Defensive backs help create chaos


Ivy and Leonhard don't get as much publicity as line, linebackers, but they keep offenses off balance

December 09, 2008|By Edward Lee | Edward Lee,

The Ravens' sack attack is built on a foundation of Terrell Suggs, Jarret Johnson and Trevor Pryce. That, however, shouldn't overshadow the defense's use of cornerback Corey Ivy and strong safety Jim Leonhard.

Although Ivy has collected just 1 1/2 sacks and Leonhard has recorded one sack this season, they have frequently blitzed opposing quarterbacks and created havoc in the pocket.

In Sunday night's 24-10 victory over the Washington Redskins, Leonhard was credited with a hit on quarterback Jason Campbell and missed a shared sack with linebacker Ray Lewis by a half-second in the first quarter.

Ivy pressured Campbell into throwing the ball away during one possession in the final period. Even 6-foot-3, 215-pound safety Daren Stone was sent in on a blitz.

"I think we just come with so much," Leonhard said. "The linebackers and D-linemen are so talented that they have to account for them. A lot of times, there's not a whole lot protection-wise they can do. Someone's going to be free, and sometimes it's the smaller guy rather than the bigger guy."

The defensive backs' roles in the pass rush illustrate the objective of a defense crafted by coordinator Rex Ryan. Ryan's schemes are designed to rattle offenses and force them to adjust to the Ravens' defense rather than vice versa.

"You can't just diagram it up and say, 'We're going to account for the four down linemen and the [middle linebacker] in this protection, and the two backs have these two outside linebackers,' " Harbaugh said. "Who is the [middle linebacker]? Who are the two outside backers? Who are the four down linemen? Rex makes it really difficult to define for the pass-protection scheme and basically makes them rule it up in just a more base manner. That's part of Rex's brilliance."

Ivy said he wouldn't be surprised if Ryan drew a package in which only the defensive backs rushed the quarterback, with the defensive linemen dropping into pass coverage.

"We've got the talent out there, and he just maximizes everybody that's available," Ivy said. "You never know when your number's going to be called, so you've got to stay on top of things. ... Each and every one of us, we have a package that we're prepared for every week. So if our number is called, we just run the blitz."

McGahee, Rice OK

Harbaugh did not sound overly pessimistic about the availability of running backs Willis McGahee and rookie Ray Rice for Sunday's game against the AFC North-leading Pittsburgh Steelers at M&T Bank Stadium.

McGahee suffered a shoulder stinger in the fourth quarter of Sunday night's game and did not return. "He's OK," Harbaugh said yesterday. "He had a little stinger, had a little tingling and stuff, but he's going to be fine."

Rice is dealing with a bruise on his lower left leg. "We don't think it's anything more than that," Harbaugh said. "We'll see how he does."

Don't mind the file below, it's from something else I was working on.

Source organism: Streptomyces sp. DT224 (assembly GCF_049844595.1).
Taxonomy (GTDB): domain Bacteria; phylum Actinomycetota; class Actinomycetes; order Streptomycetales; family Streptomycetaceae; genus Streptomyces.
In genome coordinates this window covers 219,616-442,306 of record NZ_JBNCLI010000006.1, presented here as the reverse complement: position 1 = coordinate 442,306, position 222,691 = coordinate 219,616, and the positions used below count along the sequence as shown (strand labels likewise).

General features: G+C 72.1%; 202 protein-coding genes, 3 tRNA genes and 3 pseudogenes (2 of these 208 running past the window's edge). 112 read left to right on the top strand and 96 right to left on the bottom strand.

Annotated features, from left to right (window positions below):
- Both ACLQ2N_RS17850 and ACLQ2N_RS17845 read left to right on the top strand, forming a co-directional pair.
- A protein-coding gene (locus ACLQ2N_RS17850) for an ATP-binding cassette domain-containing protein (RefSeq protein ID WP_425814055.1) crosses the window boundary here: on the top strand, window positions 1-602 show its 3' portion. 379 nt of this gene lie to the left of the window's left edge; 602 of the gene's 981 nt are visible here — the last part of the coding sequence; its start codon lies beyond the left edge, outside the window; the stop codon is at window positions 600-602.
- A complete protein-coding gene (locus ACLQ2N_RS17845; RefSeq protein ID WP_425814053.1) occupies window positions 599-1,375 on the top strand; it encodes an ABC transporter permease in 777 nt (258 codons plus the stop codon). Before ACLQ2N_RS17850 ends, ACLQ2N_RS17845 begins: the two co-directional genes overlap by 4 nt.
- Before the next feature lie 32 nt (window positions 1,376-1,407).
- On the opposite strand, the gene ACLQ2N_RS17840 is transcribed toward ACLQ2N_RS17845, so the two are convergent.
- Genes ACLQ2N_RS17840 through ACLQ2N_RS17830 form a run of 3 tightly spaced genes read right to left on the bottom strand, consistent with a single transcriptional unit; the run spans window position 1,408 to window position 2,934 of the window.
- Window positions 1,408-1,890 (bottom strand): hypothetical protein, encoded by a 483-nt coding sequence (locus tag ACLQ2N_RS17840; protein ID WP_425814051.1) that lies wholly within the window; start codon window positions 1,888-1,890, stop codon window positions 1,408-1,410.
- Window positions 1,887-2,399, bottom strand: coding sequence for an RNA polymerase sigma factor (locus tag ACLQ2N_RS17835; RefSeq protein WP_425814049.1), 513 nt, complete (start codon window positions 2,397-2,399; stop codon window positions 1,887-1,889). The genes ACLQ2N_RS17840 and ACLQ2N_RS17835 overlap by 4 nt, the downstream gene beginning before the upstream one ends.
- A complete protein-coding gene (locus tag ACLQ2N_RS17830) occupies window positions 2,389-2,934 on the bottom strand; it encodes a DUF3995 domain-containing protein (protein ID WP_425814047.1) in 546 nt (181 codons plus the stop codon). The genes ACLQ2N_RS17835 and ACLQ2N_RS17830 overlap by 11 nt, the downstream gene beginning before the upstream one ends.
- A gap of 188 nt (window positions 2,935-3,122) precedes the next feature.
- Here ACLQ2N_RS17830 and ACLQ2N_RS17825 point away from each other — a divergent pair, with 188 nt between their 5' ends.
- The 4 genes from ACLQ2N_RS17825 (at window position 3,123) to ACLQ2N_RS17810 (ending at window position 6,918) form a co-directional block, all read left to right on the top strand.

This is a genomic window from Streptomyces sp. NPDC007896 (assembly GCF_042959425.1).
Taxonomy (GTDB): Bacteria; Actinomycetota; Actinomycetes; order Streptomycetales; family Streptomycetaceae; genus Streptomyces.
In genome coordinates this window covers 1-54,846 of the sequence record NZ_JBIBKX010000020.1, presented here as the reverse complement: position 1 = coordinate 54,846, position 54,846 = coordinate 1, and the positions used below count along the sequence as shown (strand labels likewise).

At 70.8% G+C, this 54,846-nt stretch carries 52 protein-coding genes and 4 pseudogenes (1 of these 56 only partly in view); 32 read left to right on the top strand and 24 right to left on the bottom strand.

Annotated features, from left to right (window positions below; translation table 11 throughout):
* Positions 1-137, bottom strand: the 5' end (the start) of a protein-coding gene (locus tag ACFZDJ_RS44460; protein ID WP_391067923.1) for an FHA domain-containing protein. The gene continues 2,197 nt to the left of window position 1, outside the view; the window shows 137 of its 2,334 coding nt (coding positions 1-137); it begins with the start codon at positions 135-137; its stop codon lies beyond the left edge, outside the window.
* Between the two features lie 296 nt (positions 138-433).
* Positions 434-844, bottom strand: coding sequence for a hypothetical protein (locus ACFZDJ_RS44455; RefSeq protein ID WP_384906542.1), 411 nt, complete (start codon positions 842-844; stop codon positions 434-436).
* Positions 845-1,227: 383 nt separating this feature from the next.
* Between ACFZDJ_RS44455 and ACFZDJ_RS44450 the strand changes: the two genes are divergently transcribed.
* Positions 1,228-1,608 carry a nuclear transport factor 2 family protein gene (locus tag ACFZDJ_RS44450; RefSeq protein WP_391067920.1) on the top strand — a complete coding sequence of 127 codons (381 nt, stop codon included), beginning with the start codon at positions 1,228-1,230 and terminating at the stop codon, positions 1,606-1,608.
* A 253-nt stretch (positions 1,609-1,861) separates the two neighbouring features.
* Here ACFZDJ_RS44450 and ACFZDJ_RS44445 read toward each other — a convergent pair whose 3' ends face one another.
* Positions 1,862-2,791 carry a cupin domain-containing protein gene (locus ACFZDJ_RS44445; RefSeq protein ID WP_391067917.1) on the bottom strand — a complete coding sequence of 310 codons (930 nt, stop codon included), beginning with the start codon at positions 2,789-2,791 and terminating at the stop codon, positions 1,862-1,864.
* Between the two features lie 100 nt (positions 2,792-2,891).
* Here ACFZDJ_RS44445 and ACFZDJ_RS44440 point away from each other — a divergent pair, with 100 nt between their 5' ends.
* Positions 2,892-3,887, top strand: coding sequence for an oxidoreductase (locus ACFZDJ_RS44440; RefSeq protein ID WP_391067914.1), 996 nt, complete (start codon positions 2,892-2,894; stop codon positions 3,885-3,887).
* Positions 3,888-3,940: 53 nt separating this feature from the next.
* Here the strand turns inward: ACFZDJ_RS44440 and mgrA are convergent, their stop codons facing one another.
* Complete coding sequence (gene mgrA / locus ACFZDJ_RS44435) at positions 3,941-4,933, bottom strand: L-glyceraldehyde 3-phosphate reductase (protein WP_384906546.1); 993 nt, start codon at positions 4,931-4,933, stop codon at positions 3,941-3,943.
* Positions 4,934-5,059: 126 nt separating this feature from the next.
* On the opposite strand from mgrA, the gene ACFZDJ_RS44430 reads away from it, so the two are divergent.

Landry progressing

Ravens strong safety Dawan Landry, who is on injured reserve after suffering a spinal cord concussion Sept. 21, said he is making progress toward returning to 100 percent health.

"I'm getting better each and every day," he said in the locker room after Sunday night's win. "I'm just taking my time."

Landry spoke to his younger brother LaRon, a Redskins safety, after the game. "I just told him, 'Good game,' " the elder Landry said. "They lost, but he got in a couple good plays. I guess it's bittersweet for him, but I'm just glad we won."

Worried for the opposition

When Washington was forced to replace five-time Pro Bowl left tackle Chris Samuels (torn right triceps) with guard Justin Geisinger early in the fourth quarter, the first player to issue a note of concern wasn't Campbell. It was Suggs.

"I actually pointed at [Redskins coach] Jim Zorn and said, 'You can't do this; you're going to get your quarterback hurt,' " Suggs told The Washington Post. Suggs promptly dropped Campbell for a 13-yard loss. "I was like, 'I don't think this guy is supposed to be here. You've got a mistake.' "

Samuels was declared out for the season yesterday because of that injury.

End zone

Harbaugh did not seem irritated that he could not challenge whether Campbell fumbled the football after being sacked by Lewis in the first quarter. The officials had ruled that since Campbell's forward progress was stopped by Lewis, the play and the ensuing fumble were dead. "Once they make that determination, it's kind of a judgment call. So they've made it." ... Rookie quarterback Joe Flacco might have earned some toughness points for barreling into Redskins linebacker London Fletcher at the end of a 9-yard scramble in the first quarter, but he will be strongly encouraged to avoid another collision. "We'd rather he slide," Harbaugh said.

Harbaugh praised Steelers quarterback Ben Roethlisberger, a fellow Miami of Ohio alum, saying, "They've got a quarterback who went to a great college." ... Linebacker Jameel McClain wished he had gotten more than just a piece of the punt he partially blocked in the first quarter. "I was closer than I thought," he said. "I was just scared that I didn't really want to hit the punter. If I had put two hands out, it would have been a touchdown for somebody on the team." ... Washington became only the fourth team to outscore the Ravens in the fourth quarter this season. It was the first time the Ravens had been outscored in the final period and still won since Week 1's 17-10 victory against the Cincinnati Bengals.

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